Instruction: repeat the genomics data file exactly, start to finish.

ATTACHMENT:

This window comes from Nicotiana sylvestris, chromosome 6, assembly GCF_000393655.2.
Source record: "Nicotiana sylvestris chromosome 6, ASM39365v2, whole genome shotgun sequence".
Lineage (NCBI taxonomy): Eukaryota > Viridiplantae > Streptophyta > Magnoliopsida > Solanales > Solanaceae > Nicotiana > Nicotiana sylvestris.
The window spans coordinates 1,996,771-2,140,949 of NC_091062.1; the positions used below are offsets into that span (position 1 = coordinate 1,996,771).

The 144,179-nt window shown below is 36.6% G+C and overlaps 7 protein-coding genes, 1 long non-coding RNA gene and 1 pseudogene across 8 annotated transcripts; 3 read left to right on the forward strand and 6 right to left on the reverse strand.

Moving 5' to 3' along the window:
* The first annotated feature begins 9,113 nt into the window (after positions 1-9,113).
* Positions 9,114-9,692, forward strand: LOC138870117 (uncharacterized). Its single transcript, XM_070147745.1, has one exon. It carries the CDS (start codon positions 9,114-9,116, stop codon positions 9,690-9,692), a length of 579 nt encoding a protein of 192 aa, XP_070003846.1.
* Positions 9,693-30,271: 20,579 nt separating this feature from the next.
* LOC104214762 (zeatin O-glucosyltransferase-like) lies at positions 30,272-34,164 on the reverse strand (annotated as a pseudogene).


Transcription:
This window comes from Nicotiana sylvestris, chromosome 6, assembly GCF_000393655.2.
Source record: "Nicotiana sylvestris chromosome 6, ASM39365v2, whole genome shotgun sequence".
Lineage (NCBI taxonomy): Eukaryota > Viridiplantae > Streptophyta > Magnoliopsida > Solanales > Solanaceae > Nicotiana > Nicotiana sylvestris.
The window spans coordinates 1,996,771-2,140,949 of NC_091062.1; the positions used below are offsets into that span (position 1 = coordinate 1,996,771).

The 144,179-nt window shown below is 36.6% G+C and overlaps 7 protein-coding genes, 1 long non-coding RNA gene and 1 pseudogene across 8 annotated transcripts; 3 read left to right on the forward strand and 6 right to left on the reverse strand.

Moving 5' to 3' along the window:
* The first annotated feature begins 9,113 nt into the window (after positions 1-9,113).
* Positions 9,114-9,692, forward strand: LOC138870117 (uncharacterized). Its single transcript, XM_070147745.1, has one exon. It carries the CDS (start codon positions 9,114-9,116, stop codon positions 9,690-9,692), a length of 579 nt encoding a protein of 192 aa, XP_070003846.1.
* Positions 9,693-30,271: 20,579 nt separating this feature from the next.
* LOC104214762 (zeatin O-glucosyltransferase-like) lies at positions 30,272-34,164 on the reverse strand (annotated as a pseudogene).